How the United States started saving national forests

Alpine Lakes Wilderness, WA

Mason Cummings, The Wilderness Society

March 3 is the anniversary of the Forest Reserve Act of 1891, the law that authorized presidents to protect land as national forests.

The Forest Reserve Act of 1891 was signed into law by President Benjamin Harrison after two decades of debate about public land policy and concern about exploitative logging, putting in place the means to protect wooded areas as “forest reserves,” to be managed by the Department of the Interior.

In 1905, those reserves became the charge of the Bureau of Forestry, which was soon renamed the U.S Forest Service. Eventually, those forest reserves became the national forests we know today, now nearly 200 million acres strong.

Photo: Stanislaus National Forest (California). Credit: Nikole Ankrom (USFS Region 5), flickr.

The precursor of the U.S. Forest Service, called the Division of Forestry, had been founded in 1881 to monitor the overall health of forests in the United States, but this was the first time the federal government took an active role in making some forests off-limits for logging and other uses.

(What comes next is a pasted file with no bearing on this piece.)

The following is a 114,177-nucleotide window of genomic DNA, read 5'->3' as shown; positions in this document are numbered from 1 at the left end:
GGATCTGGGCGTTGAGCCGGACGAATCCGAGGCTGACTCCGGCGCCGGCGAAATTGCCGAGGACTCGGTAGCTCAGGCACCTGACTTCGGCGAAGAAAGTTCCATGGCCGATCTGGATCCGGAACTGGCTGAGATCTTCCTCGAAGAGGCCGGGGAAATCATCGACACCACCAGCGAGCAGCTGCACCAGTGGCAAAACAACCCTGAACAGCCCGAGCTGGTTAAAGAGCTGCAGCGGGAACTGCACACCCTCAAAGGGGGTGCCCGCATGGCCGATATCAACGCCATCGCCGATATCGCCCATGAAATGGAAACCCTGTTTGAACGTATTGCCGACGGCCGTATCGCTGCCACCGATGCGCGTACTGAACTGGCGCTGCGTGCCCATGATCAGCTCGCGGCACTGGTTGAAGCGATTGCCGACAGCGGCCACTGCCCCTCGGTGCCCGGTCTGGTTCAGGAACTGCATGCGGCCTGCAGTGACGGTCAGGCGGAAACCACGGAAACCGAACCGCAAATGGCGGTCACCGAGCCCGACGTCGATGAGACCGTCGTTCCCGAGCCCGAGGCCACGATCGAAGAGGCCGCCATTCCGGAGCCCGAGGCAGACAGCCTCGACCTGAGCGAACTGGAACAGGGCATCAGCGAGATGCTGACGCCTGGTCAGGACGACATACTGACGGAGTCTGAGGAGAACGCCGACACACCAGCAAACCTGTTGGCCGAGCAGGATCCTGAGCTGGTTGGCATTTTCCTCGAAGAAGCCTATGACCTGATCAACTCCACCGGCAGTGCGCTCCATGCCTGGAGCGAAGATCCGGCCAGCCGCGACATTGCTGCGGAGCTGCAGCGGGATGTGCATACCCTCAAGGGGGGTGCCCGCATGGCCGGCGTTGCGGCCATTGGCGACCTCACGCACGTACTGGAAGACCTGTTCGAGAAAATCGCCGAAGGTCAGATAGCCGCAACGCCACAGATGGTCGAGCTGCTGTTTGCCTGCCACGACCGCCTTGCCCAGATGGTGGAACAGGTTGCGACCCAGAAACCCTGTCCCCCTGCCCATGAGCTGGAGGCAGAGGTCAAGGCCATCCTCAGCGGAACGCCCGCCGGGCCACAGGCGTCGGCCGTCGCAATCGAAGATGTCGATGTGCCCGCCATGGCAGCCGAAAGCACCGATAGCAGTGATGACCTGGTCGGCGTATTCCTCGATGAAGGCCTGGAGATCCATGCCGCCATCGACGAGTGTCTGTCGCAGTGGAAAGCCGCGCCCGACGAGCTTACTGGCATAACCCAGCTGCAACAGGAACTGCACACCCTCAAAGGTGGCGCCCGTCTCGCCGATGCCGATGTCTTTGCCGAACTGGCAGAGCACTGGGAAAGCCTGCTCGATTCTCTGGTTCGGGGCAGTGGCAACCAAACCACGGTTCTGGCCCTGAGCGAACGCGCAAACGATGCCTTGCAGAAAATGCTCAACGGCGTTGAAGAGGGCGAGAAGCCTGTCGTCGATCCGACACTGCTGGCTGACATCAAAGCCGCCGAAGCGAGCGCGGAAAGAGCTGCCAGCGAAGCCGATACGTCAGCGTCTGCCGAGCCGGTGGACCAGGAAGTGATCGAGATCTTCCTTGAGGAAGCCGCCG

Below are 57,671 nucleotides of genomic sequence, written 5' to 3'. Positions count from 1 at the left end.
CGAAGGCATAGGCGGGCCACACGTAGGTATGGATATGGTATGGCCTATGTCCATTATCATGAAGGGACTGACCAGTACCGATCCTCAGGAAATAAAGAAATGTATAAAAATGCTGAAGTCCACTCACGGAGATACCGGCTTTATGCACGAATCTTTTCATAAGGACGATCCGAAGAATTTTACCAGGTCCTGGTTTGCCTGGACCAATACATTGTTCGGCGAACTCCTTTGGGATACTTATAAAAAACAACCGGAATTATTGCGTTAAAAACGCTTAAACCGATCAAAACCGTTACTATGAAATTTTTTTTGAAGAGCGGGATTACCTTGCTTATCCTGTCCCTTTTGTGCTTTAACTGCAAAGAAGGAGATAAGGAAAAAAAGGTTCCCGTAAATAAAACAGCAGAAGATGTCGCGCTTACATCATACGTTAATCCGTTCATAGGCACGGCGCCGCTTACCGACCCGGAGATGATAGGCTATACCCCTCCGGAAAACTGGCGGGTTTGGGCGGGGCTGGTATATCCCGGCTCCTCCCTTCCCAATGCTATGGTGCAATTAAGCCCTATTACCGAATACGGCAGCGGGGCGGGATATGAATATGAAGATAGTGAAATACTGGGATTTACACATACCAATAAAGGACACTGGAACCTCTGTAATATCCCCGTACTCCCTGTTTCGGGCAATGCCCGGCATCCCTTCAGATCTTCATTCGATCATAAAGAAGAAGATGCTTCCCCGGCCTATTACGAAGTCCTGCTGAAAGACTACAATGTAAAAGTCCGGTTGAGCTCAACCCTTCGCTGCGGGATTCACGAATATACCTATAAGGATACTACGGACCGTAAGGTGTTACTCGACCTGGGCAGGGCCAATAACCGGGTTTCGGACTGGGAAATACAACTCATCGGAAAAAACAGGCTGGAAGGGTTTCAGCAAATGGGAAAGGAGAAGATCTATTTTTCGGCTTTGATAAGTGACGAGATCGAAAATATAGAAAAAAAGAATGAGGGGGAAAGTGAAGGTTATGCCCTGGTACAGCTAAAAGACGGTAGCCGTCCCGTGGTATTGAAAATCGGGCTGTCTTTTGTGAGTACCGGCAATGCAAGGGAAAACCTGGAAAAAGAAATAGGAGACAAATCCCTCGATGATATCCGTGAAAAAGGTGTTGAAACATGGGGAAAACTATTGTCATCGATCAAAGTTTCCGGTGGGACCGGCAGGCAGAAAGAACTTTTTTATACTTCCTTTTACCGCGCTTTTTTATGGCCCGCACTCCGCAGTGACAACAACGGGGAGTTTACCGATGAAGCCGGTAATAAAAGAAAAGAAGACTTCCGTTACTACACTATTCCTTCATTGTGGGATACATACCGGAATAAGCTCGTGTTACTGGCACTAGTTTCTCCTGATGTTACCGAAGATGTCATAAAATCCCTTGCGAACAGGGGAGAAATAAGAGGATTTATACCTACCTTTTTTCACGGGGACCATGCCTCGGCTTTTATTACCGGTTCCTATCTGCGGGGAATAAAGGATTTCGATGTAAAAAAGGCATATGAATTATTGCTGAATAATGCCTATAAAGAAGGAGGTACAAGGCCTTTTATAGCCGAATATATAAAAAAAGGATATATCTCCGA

The section of the law that contained the provision to protect future forests was initially shrouded in ambiguity, but it would dramatically shift public land policy in favor of conservation and lead to the protection of hundreds of millions of acres—President Theodore Roosevelt  alone later used it to increase federal land reserves nearly five-fold. 

Photo: Coconino National Forest (Arizona). Credit: Brienne Magee (USFS Coconino National Forest), flickr.

Photo: Bakewell Lake in Tongass National Forest (Alaska). Credit: Jeff DeFreest (USDA Forest Service Alaska Region), flickr.